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Daniel Carlin, 73; Emmy-Winning TV, Film Music Editor

Obituaries

September 09, 2001|MYRNA OLIVER | TIMES STAFF WRITER

Daniel Adrian Carlin, who earned a music-editing Emmy Award for the 1987 miniseries "Unnatural Causes" and in the 1970s altered Hollywood's post-production practices by founding a series of independent music-editing companies, has died. He was 73.

Carlin died Aug. 14 at his home in Carpinteria, Calif., of complications from lung cancer and pulmonary fibrosis, his family said.

Among the films for which he edited the music were "Scorpio," "The Outlaw Josey Wales," "Ghost," "Gorillas in the Mist," "Dead Poets Society," "Fatal Attraction," "Parenthood" and "Cliffhanger."

Third in a line of five Irish American Daniel A. Carlins, he founded La Da Music in 1972. The company, now called Segue Music and run by his son Daniel Allen Carlin, is part of Zomba Entertainment and is considered the leading film and television music editing company in the business.

The father also founded Segue's Triad Music with his daughters, Kathryn and Patricia, and Tacet Music.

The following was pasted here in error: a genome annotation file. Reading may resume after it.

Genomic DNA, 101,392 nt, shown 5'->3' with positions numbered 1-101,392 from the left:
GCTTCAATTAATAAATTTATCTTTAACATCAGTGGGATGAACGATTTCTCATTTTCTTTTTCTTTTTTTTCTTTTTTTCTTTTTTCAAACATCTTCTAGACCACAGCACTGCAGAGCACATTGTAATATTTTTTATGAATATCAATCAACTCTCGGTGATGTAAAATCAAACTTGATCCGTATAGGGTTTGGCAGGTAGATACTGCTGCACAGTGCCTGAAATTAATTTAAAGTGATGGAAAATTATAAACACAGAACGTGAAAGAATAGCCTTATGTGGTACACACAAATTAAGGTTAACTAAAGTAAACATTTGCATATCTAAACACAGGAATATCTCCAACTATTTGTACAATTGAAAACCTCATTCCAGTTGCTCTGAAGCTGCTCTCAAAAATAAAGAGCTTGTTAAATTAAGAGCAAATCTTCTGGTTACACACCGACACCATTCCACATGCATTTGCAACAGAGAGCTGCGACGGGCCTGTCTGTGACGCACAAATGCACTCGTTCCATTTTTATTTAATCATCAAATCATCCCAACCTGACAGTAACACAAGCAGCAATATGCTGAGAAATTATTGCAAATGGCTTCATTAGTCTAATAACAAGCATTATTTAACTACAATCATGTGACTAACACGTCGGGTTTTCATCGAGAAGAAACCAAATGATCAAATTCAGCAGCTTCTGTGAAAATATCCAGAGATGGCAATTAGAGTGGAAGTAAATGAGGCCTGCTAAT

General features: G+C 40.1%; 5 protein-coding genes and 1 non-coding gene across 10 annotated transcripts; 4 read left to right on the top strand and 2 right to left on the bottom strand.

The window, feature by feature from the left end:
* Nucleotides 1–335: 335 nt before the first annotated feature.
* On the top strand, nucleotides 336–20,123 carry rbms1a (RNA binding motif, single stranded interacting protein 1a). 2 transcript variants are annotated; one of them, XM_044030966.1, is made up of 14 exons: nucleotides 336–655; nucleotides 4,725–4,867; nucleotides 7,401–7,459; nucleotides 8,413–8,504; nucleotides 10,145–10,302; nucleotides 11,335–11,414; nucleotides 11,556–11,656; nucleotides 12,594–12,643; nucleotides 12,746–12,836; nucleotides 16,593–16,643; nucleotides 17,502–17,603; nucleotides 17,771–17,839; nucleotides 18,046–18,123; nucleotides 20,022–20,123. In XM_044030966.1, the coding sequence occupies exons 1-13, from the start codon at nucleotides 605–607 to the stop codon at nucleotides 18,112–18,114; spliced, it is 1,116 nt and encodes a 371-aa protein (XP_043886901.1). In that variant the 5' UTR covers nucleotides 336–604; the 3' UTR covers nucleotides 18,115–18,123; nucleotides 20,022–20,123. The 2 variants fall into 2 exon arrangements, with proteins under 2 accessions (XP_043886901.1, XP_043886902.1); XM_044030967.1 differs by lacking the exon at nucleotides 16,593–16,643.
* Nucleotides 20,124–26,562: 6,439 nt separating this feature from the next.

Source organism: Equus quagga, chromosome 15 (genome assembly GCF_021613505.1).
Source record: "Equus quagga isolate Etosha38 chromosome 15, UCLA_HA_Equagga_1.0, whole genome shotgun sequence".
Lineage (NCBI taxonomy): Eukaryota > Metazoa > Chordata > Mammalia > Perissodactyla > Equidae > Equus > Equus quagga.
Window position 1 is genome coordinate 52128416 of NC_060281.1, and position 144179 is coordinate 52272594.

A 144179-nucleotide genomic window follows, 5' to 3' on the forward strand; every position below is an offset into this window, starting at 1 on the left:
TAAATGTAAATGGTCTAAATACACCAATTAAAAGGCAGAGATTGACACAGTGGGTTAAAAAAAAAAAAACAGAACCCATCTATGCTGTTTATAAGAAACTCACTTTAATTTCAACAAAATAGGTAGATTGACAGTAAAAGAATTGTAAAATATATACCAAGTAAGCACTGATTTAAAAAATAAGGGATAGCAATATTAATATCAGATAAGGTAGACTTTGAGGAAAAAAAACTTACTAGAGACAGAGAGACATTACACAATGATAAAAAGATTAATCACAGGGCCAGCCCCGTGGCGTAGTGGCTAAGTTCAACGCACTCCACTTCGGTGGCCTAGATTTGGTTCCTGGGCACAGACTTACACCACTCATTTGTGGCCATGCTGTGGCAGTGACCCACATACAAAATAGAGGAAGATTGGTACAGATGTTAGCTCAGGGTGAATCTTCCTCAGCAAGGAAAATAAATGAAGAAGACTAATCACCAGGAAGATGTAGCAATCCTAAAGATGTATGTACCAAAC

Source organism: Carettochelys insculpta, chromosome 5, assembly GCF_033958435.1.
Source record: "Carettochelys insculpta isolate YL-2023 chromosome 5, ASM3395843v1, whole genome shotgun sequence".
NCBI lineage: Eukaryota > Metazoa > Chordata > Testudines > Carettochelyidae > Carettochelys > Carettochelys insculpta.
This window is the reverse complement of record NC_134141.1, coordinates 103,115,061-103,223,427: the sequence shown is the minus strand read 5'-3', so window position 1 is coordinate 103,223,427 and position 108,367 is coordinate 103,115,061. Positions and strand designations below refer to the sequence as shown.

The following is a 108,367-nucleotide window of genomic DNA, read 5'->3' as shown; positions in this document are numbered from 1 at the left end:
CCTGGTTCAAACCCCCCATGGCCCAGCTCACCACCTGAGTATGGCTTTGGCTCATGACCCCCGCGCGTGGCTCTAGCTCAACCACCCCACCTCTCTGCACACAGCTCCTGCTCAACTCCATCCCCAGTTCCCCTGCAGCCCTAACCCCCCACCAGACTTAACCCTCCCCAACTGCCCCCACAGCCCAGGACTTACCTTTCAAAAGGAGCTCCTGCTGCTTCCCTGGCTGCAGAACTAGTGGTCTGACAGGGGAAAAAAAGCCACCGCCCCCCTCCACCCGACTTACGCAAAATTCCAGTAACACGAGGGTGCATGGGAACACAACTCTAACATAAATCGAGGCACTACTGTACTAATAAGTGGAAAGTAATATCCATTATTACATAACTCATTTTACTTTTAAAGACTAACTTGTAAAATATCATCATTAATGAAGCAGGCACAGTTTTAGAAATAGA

"My father, during his splendidly successful career as a music editor, was always willing to train any hard-working person possessing reasonable smarts and a decent sense of rhythm," Daniel Allen Carlin once said.

The senior Carlin collaborated with such major soundtrack composers as Hugo Friedhofer, Lionel Newman, Lalo Schifrin, Elmer Bernstein and Ennio Morricone.

Carlin also wrote the book "Music in Film and Video Production" and lectured at UCLA, the Berklee College of Music in Boston, the University of Texas and Dublin University.

Carlin, a Navy veteran, served for 30 years on the executive committee of the Academy of Motion Picture Arts and Sciences' music branch.

In addition to Daniel, Kathryn and Patricia, he is survived by his wife, Annie; a son, Thomas; 10 grandchildren; and six great-grandchildren.

A memorial service was to be held Saturday in Santa Monica.

The family has asked that any memorial donations be sent to MusiCares at the Recording Academy, 3402 Pico Blvd., Santa Monica, CA 90405; or to the Motion Picture Academy Foundation's Film-Score Preservation Fund, 8949 Wilshire Blvd., Beverly Hills, CA 90211.

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